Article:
Dear Annie: Thank you once again for providing me the opportunity to reach out and thank our citizens for the care and support they provide to our veterans. Each year, Americans participate in the National Salute to Veteran Patients by visiting and volunteering at the Department of Veterans Affairs medical facilities and by sending letters of thanks or Valentine's Day cards to those who have protected our nation. This year's National Salute is Feb. 14-20, and we again encourage communities across the country to take part in this effort to honor our hospitalized veterans.
Last year, 333,871 Valentine's Day cards were received at VA medical centers, along with 16,279 visits to an estimated 99,238 hospitalized veteran patients. I thank you and your readers for your work in bringing attention to this worthy cause. Of special note, VA Voluntary Service recruited 703 new volunteers during last year's Valentines for Veterans Concert Series.
In order to better focus our strengths, VA is undergoing the largest restructuring in the Department's history with the singular goal of making VA easier for veterans to navigate. This initiative, called MyVA, will create a more veteran-centric organization, with the ultimate goal being to improve care, services and benefits for America's veterans.
As the Secretary of Veterans Affairs, I encourage your thoughtful readers to again take time this February to honor our veterans. As always, thank you for your support of this outstanding program. For more information regarding the National Salute and volunteer opportunities, please visit VA's voluntary service Web page at volunteer.va.gov. Sincerely -- Robert A. McDonald, Secretary of Veterans Affairs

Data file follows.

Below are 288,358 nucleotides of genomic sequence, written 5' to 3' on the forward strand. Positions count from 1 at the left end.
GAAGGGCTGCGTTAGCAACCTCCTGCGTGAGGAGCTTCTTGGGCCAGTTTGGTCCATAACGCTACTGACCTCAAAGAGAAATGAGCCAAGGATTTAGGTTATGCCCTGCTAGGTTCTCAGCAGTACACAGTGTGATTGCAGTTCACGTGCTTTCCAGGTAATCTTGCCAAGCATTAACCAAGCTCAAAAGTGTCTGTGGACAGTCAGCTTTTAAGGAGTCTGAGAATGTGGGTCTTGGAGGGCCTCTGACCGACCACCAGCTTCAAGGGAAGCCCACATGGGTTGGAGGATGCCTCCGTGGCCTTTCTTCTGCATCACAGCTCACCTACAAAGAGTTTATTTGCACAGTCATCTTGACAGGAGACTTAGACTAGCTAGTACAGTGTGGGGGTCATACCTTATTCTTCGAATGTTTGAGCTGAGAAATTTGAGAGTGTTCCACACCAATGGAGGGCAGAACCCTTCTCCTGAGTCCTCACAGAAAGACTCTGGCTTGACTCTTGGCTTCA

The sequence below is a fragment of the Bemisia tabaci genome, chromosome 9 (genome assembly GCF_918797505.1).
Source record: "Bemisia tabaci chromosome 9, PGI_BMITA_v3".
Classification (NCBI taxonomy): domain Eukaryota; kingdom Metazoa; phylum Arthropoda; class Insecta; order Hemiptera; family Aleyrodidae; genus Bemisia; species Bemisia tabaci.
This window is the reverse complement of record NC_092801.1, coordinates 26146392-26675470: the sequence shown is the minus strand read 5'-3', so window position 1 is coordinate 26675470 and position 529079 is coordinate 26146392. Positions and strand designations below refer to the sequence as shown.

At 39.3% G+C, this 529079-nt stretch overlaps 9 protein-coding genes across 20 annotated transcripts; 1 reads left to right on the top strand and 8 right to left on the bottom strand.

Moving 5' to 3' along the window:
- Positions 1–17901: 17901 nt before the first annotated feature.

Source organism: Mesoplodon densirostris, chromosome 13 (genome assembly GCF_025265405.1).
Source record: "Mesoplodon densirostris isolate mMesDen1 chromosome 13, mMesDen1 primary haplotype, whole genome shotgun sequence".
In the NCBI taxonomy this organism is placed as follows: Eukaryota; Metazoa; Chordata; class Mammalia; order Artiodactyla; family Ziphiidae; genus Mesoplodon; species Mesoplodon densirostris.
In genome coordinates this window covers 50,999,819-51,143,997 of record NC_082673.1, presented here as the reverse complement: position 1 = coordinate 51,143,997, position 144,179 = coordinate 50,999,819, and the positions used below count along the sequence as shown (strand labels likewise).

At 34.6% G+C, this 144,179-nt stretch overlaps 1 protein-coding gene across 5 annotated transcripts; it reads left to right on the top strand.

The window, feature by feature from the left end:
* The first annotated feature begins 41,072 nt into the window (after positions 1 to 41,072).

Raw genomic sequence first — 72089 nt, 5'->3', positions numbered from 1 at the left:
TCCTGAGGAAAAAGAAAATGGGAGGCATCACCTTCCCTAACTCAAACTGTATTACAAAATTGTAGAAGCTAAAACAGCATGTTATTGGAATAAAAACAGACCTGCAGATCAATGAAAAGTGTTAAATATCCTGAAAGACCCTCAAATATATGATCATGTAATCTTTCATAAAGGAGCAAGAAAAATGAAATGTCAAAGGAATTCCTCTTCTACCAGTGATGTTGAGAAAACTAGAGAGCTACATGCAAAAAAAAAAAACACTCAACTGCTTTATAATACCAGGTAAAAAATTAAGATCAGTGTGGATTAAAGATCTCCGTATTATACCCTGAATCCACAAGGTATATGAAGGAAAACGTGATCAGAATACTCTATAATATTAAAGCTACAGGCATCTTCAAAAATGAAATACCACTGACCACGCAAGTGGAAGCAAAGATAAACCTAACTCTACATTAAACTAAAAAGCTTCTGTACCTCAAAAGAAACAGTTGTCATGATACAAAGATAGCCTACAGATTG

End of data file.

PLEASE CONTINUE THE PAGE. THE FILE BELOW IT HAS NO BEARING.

Sign Up and Save
Get six months of free digital access to the Sun Herald
Dear Secretary McDonald: Every year, our readers impress us with their outpouring of gratitude for our veterans through the Valentines for Vets program. We know they will come through again. The veterans so appreciate these valentines and letters. Teachers, scouting groups, community organizations, houses of worship and social organizations have used this program to encourage young people to become involved in their community and learn about the meaning of service from our veterans.
Sending a valentine or volunteering at one of the VA medical facilities is a wonderful way to express our gratitude to those who have served our country. The veterans would be especially thrilled if you could spend a few minutes visiting in person. Start by telling them how much you appreciate their service. Then ask about their families and their hometowns.
Teachers, you have always been so supportive in making this a class project. We hope you will encourage your students to display their creativity and learn firsthand the satisfaction that comes from doing for others. Every year, the dedicated members of Camp Fire USA participate and Salvation Army volunteers distribute valentines, gifts and refreshments at various VA facilities around the country.
If you do not live close enough to a VA facility to drop off your valentines in person, it's perfectly OK to put them in the mail. Look in your phone book for the nearest VA facility, or go to the VA website at www.va.gov.
We can never repay these courageous veterans for the sacrifices they have made on our behalf, but we can take the time to cheer them up and let them know they have not been forgotten. We know of nothing else that costs so little and brings so much happiness. -- Marcy and Kathy
Annie's Mailbox is written by Kathy Mitchell and Marcy Sugar, longtime editors of the Ann Landers column. Please email your questions to anniesmailboxcreators.com or write to Annie's Mailbox, c/o Creators Syndicate, 737 3rd Street, Hermosa Beach, CA 90254. You can also find Annie on Facebook at Facebook.com/AskAnnies.
COPYRIGHT 2016 CREATORS.COM